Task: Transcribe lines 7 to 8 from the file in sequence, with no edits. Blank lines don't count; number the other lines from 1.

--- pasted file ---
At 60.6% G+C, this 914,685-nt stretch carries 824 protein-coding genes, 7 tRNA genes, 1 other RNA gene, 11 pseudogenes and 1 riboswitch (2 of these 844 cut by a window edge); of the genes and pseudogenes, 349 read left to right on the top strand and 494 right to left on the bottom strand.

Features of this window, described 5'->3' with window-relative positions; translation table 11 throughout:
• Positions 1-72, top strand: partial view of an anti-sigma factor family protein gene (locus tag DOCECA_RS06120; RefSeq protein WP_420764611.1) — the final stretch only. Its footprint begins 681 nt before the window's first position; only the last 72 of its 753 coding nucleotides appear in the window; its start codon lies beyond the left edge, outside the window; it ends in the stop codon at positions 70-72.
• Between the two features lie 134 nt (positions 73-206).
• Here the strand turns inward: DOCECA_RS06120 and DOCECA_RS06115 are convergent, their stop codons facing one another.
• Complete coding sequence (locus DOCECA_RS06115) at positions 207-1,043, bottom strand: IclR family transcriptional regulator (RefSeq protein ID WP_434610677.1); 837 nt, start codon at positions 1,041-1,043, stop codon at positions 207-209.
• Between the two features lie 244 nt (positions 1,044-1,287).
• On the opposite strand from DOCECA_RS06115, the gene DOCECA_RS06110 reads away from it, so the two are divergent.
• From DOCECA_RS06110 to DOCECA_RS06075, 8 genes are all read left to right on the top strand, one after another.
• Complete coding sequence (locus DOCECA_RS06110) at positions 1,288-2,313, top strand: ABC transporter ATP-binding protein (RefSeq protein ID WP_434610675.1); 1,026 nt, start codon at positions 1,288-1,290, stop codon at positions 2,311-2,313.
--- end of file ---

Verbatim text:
• Between the two features lie 244 nt (positions 1,044-1,287).
• On the opposite strand from DOCECA_RS06115, the gene DOCECA_RS06110 reads away from it, so the two are divergent.